Damaged Road, Near-Deserted Port Show Limits of Indonesia’s Infrastructure Push in Papua

Victor Mambor
Jayapura, Indonesia
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Damaged Road, Near-Deserted Port Show Limits of Indonesia’s Infrastructure Push in Papua The Depapre Port is seen in Jayapura, Indonesia, Jan. 25, 2022.
[Victor Mambor/BenarNews]

Updated at 5:48 p.m. ET on 2022-01-27

A new port touted to become an international shipping hub in Indonesia’s restive Papua region remains mostly deserted a year after it became partly operational, with its main road in a state of disrepair.

Uncertainty about the pace of completing the Depapre Port project is raising questions about President Joko “Jokowi” Widodo’s push to boost infrastructure in this deeply impoverished but resource-rich region in the country’s far east, where Jakarta is trying to mollify desires for independence while fighting a decades-old separatist insurgency.

“About 200 local residents have been recruited to work at the port, but now they can’t work because the port has not been operating as expected,” Jayapura regent Mathius Awoitau told BenarNews.

A part of the port started operating in January 2021 after the first phase of construction, covering 24.1 hectares (59.5 acres), was finished.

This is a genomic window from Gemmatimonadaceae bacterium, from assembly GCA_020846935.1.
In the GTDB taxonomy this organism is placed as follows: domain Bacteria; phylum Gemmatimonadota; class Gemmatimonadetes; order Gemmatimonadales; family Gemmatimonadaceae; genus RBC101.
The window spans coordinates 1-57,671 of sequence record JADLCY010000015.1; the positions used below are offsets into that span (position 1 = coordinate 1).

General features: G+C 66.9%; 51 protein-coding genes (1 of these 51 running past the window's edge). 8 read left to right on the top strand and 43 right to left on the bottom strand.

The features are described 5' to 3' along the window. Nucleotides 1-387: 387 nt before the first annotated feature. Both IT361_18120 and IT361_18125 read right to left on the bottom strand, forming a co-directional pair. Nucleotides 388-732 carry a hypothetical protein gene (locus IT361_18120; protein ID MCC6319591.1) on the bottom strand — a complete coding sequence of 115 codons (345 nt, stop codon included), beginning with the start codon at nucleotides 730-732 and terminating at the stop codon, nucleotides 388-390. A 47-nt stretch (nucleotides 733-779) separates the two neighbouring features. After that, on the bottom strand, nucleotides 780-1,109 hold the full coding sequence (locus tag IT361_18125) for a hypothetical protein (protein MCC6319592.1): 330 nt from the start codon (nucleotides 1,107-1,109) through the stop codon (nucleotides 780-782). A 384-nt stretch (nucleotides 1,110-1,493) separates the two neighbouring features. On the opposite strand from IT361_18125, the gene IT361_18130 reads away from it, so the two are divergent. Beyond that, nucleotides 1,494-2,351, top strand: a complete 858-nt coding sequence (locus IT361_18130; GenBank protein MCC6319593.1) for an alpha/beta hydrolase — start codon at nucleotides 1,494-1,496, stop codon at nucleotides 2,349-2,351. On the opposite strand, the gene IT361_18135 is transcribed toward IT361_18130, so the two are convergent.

At present, the four operational piers only serve small boats sailing between Jayapura, the capital of Papua province, and Merauke. Locals and officials say the roads leading to the port are partly to blame.

“Under the plan, this port is supposed to become a shipping hub in the Pacific region. It’s supposed to bring down high prices in Papua and bring immense economic benefits for local residents,” Awoitau said.

Once completed, the port will extend to 74 hectares, including a reclaimed area of close to 16 hectares. Indonesia is slated to spend 1.2 trillion rupiah (U.S. $83.4 million) on the entire project. 

Earlier this month, Transportation Minister Budi Karya Sumadi said that the port was expected to become a shipping hub for eastern Indonesia as well as a gateway for international trade, particularly in the Asia-Pacific region.

But a 24-kilometer road that links the towns of Sentani and Depapre is badly damaged and barely passable for cargo trucks, locals said.

Flash floods that hit the area in 2019 inundated the road with rocks and sand from the hills and created potholes, but no attempts have been made to repair it.

Depapre is about 50 km (31 miles) from Jayapura city.

“People have died [from accidents on the road],” Loisa Yerisitouw, a local resident, told BenarNews.

La Ode, a minivan driver, said his vehicle breaks down frequently along the damaged main road to the port, forcing him dig deep into his pockets to buy spare parts.

“I once transported a pregnant woman who was in labor to a hospital. The mother gave birth on the way to the hospital,” said La Ode, referring to the slow progress that vehicles make on the road.


A vehicle travels on a damaged road that links Sentani Town and Depapre, in Jayapura regency, Indonesia, Jan. 25, 2022. [Victor Mambor /BenarNews]